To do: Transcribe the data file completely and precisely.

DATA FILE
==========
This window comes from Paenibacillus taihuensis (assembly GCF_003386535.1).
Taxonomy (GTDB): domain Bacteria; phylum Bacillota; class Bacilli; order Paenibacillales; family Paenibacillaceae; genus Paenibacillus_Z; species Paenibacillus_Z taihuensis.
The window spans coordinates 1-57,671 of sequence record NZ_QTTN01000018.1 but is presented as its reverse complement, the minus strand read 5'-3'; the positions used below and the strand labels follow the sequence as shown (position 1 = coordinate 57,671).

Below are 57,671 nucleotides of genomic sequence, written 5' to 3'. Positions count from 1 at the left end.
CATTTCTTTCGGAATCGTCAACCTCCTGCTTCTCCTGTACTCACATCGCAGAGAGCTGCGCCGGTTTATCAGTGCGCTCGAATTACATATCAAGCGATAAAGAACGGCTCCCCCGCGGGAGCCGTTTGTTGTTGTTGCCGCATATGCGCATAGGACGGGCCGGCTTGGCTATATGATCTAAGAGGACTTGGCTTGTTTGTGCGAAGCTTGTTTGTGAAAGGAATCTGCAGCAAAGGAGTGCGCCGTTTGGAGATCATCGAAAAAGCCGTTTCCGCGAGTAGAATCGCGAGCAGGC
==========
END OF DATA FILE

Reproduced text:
This window comes from Paenibacillus taihuensis (assembly GCF_003386535.1).
Taxonomy (GTDB): domain Bacteria; phylum Bacillota; class Bacilli; order Paenibacillales; family Paenibacillaceae; genus Paenibacillus_Z; species Paenibacillus_Z taihuensis.
The window spans coordinates 1-57,671 of sequence record NZ_QTTN01000018.1 but is presented as its reverse complement, the minus strand read 5'-3'; the positions used below and the strand labels follow the sequence as shown (position 1 = coordinate 57,671).

Below are 57,671 nucleotides of genomic sequence, written 5' to 3'. Positions count from 1 at the left end.
CATTTCTTTCGGAATCGTCAACCTCCTGCTTCTCCTGTACTCACATCGCAGAGAGCTGCGCCGGTTTATCAGTGCGCTCGAATTACATATCAAGCGATAAAGAACGGCTCCCCCGCGGGAGCCGTTTGTTGTTGTTGCCGCATATGCGCATAGGACGGGCCGGCTTGGCTATATGATCTAAGAGGACTTGGCTTGTTTGTGCGAAGCTTGTTTGTGAAAGGAATCTGCAGCAAAGGAGTGCGCCGTTTGGAGATCATCGAAAAAGCCGTTTCCGCGAGTAGAATCGCGAGCAGGC